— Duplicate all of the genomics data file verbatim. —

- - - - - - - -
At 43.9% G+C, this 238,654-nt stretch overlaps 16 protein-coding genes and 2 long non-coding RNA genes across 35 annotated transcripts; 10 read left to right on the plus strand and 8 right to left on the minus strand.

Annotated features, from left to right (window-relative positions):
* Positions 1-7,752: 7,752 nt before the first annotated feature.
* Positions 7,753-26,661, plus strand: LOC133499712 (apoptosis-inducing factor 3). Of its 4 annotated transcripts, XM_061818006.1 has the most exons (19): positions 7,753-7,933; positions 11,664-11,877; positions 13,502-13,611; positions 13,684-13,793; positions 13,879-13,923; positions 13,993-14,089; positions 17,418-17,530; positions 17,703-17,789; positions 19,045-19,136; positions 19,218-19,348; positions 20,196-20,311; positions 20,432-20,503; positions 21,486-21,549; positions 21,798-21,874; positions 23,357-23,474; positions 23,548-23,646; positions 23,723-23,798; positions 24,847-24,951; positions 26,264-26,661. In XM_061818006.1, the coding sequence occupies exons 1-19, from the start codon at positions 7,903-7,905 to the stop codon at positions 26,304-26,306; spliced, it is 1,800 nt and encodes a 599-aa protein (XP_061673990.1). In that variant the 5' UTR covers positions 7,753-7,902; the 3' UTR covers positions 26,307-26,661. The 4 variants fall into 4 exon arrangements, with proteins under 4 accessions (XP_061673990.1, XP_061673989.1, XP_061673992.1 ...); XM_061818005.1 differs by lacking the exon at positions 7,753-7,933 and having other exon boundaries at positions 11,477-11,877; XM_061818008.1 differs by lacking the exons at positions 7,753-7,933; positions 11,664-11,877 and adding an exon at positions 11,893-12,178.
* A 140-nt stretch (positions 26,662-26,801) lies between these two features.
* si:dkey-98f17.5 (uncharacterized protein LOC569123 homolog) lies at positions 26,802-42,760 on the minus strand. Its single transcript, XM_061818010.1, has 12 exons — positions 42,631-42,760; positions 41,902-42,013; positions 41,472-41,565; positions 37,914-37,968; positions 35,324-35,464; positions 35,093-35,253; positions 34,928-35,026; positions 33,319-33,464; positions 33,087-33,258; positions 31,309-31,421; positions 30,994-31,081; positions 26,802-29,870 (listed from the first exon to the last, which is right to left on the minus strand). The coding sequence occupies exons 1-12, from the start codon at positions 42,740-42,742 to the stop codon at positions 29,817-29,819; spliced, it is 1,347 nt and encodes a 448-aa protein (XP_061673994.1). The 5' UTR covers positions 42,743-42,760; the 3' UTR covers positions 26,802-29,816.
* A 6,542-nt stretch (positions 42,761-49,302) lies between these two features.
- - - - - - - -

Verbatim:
At 43.9% G+C, this 238,654-nt stretch overlaps 16 protein-coding genes and 2 long non-coding RNA genes across 35 annotated transcripts; 10 read left to right on the plus strand and 8 right to left on the minus strand.

Annotated features, from left to right (window-relative positions):
* Positions 1-7,752: 7,752 nt before the first annotated feature.
* Positions 7,753-26,661, plus strand: LOC133499712 (apoptosis-inducing factor 3). Of its 4 annotated transcripts, XM_061818006.1 has the most exons (19): positions 7,753-7,933; positions 11,664-11,877; positions 13,502-13,611; positions 13,684-13,793; positions 13,879-13,923; positions 13,993-14,089; positions 17,418-17,530; positions 17,703-17,789; positions 19,045-19,136; positions 19,218-19,348; positions 20,196-20,311; positions 20,432-20,503; positions 21,486-21,549; positions 21,798-21,874; positions 23,357-23,474; positions 23,548-23,646; positions 23,723-23,798; positions 24,847-24,951; positions 26,264-26,661. In XM_061818006.1, the coding sequence occupies exons 1-19, from the start codon at positions 7,903-7,905 to the stop codon at positions 26,304-26,306; spliced, it is 1,800 nt and encodes a 599-aa protein (XP_061673990.1). In that variant the 5' UTR covers positions 7,753-7,902; the 3' UTR covers positions 26,307-26,661. The 4 variants fall into 4 exon arrangements, with proteins under 4 accessions (XP_061673990.1, XP_061673989.1, XP_061673992.1 ...); XM_061818005.1 differs by lacking the exon at positions 7,753-7,933 and having other exon boundaries at positions 11,477-11,877; XM_061818008.1 differs by lacking the exons at positions 7,753-7,933; positions 11,664-11,877 and adding an exon at positions 11,893-12,178.
* A 140-nt stretch (positions 26,662-26,801) lies between these two features.
* si:dkey-98f17.5 (uncharacterized protein LOC569123 homolog) lies at positions 26,802-42,760 on the minus strand. Its single transcript, XM_061818010.1, has 12 exons — positions 42,631-42,760; positions 41,902-42,013; positions 41,472-41,565; positions 37,914-37,968; positions 35,324-35,464; positions 35,093-35,253; positions 34,928-35,026; positions 33,319-33,464; positions 33,087-33,258; positions 31,309-31,421; positions 30,994-31,081; positions 26,802-29,870 (listed from the first exon to the last, which is right to left on the minus strand). The coding sequence occupies exons 1-12, from the start codon at positions 42,740-42,742 to the stop codon at positions 29,817-29,819; spliced, it is 1,347 nt and encodes a 448-aa protein (XP_061673994.1). The 5' UTR covers positions 42,743-42,760; the 3' UTR covers positions 26,802-29,816.
* A 6,542-nt stretch (positions 42,761-49,302) lies between these two features.